Autogenous CL Vaccine for Goats

Caseous lymphadenitis (CL) is a chronic, recurring disease in goats. A slowly enlarging, localized, and nonpainful abscess may develop either at the point of entry into the skin or in the regional lymph node (superficial or external form), from which it may spread via the blood or lymphatic system and cause abscessation of internal lymph nodes or organs (visceral or internal form). Initial infection may cause no clinical signs or may be accompanied by high fever, anorexia, anemia, and cellulitis at the infection site. Superficial abscesses enlarge and may rupture and discharge infectious pus.

This caseous (damaged or necrotic tissue; cheese-like) abscessation of lymph nodes and internal organs caused by Corynebacterium pseudotuberculosis occurs worldwide. It is an important endemic infection in regions with large sheep and goat populations. Economic losses result from reduced weight gain, reproductive efficiency, and wool and milk production, as well as from condemnation of carcasses and devaluation of hides. Although principally an infection of sheep and goats, sporadic disease also occurs in horses, cattle, water buffalo, wild ruminants, primates, pigs, and fowl.

Infection may occur after C pseudotuberculosis penetrates through unbroken skin or mucous membranes; however, in most cases it probably begins when superficial skin wounds are contaminated with purulent material from ruptured abscesses from other sheep and goats. Ruptured superficial and lung abscesses are the primary sources of environmental contamination. Contaminated dipping vats and shearing, handling, and feeding equipment are responsible for spread of the organism. The pus contains large numbers of bacteria that can survive for months in hay, shavings, and soil. The disease is commonly introduced into a flock by entry of an apparently healthy carrier from an infected flock, by contact on shared pastures, or via contaminated shearing equipment.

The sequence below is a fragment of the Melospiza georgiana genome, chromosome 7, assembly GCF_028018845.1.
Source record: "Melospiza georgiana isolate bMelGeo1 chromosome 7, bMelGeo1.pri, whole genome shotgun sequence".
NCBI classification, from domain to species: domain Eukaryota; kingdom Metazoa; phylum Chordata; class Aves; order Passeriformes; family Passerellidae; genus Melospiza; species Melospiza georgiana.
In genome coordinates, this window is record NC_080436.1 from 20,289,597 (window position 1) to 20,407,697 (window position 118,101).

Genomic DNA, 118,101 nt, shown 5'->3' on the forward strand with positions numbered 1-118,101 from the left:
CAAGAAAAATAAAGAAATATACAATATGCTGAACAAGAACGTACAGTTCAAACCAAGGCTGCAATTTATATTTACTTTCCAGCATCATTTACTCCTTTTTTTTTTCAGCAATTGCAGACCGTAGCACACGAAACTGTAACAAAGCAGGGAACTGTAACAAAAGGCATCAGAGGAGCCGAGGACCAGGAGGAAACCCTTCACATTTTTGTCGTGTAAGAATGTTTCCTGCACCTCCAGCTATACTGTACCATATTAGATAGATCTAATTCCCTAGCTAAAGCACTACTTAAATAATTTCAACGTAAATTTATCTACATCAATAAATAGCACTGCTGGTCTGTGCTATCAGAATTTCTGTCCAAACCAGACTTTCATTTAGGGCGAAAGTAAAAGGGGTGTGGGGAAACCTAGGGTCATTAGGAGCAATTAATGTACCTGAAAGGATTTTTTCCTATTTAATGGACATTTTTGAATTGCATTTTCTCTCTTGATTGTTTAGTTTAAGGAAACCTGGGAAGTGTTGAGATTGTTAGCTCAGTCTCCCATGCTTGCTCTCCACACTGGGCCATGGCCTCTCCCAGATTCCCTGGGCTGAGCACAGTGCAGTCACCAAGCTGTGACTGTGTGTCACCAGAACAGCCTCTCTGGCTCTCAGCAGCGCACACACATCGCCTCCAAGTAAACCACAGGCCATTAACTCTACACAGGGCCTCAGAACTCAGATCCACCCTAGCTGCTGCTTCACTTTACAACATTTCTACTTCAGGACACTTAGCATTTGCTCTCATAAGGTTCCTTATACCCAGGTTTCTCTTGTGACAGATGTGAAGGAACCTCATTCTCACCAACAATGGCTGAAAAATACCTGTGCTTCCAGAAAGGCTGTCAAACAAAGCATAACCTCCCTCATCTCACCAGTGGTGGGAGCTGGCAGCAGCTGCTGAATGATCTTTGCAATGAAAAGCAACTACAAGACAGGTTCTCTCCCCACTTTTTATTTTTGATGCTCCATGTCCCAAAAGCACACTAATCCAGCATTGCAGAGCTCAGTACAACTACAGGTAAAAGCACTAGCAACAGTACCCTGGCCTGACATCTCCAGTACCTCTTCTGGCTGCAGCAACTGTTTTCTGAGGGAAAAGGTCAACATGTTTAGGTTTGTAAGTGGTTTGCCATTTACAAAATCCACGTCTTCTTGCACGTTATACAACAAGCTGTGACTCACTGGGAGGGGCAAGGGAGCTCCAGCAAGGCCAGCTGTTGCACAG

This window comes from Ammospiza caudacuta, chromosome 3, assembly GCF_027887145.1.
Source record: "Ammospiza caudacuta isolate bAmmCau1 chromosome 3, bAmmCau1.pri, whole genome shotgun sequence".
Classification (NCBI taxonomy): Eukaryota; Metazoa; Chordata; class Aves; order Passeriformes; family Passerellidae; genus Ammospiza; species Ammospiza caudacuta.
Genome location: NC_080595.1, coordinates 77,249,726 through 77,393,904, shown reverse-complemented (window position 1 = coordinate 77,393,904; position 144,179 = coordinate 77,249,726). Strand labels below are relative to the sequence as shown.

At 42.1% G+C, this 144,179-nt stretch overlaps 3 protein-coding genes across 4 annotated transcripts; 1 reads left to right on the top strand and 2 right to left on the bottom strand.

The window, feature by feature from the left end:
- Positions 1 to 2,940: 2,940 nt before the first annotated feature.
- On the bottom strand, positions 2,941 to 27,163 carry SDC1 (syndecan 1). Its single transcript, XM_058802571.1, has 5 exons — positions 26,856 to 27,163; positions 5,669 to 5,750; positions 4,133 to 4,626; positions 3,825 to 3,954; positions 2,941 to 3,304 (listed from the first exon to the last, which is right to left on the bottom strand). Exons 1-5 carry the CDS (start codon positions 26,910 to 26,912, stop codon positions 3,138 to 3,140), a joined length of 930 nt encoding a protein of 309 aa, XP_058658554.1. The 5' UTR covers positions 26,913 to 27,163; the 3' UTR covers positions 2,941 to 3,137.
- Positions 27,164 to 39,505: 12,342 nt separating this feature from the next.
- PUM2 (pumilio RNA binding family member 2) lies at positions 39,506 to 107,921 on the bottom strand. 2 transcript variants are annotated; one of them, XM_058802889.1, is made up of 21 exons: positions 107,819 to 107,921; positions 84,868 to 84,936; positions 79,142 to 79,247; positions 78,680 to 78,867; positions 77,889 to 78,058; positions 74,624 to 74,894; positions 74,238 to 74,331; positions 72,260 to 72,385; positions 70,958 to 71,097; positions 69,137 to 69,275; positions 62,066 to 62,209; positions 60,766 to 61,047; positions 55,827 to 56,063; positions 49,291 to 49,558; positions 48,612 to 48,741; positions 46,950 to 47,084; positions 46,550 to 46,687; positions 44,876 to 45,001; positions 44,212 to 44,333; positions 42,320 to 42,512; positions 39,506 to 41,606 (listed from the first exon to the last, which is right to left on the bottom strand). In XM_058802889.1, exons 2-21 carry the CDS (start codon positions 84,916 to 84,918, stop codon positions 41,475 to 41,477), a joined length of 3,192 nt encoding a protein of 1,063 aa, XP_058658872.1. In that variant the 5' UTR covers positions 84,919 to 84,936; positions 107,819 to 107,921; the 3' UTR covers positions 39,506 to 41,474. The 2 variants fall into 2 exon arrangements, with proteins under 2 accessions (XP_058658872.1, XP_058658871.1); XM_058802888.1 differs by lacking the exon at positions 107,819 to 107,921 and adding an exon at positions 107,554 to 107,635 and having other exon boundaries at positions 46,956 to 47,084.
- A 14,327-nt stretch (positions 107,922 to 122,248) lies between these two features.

In housed goats and sheep, superficial abscesses develop mainly in the head and neck region due to transmission by contaminated feed, feeders, and other fomites. Animals with superficial abscesses show no obvious ill effects unless the location of the abscess interferes with functions such as swallowing or breathing. Abscessation may recur at the same site. Pulmonary, hepatic, and renal abscesses commonly cause “thin ewe syndrome.” Other manifestations include caseous bronchopneumonia, arthritis, abortion, CNS abscessation, scrotal abscessation, and mastitis. The visceral form is usually more extensive in sheep than in goats, with a preponderance of pulmonary involvement. The incidence steadily increases with age; clinical disease is more prevalent in adults, and up to 40% of animals in a flock can have superficial abscesses. In goats, the exudate is usually soft and pasty.

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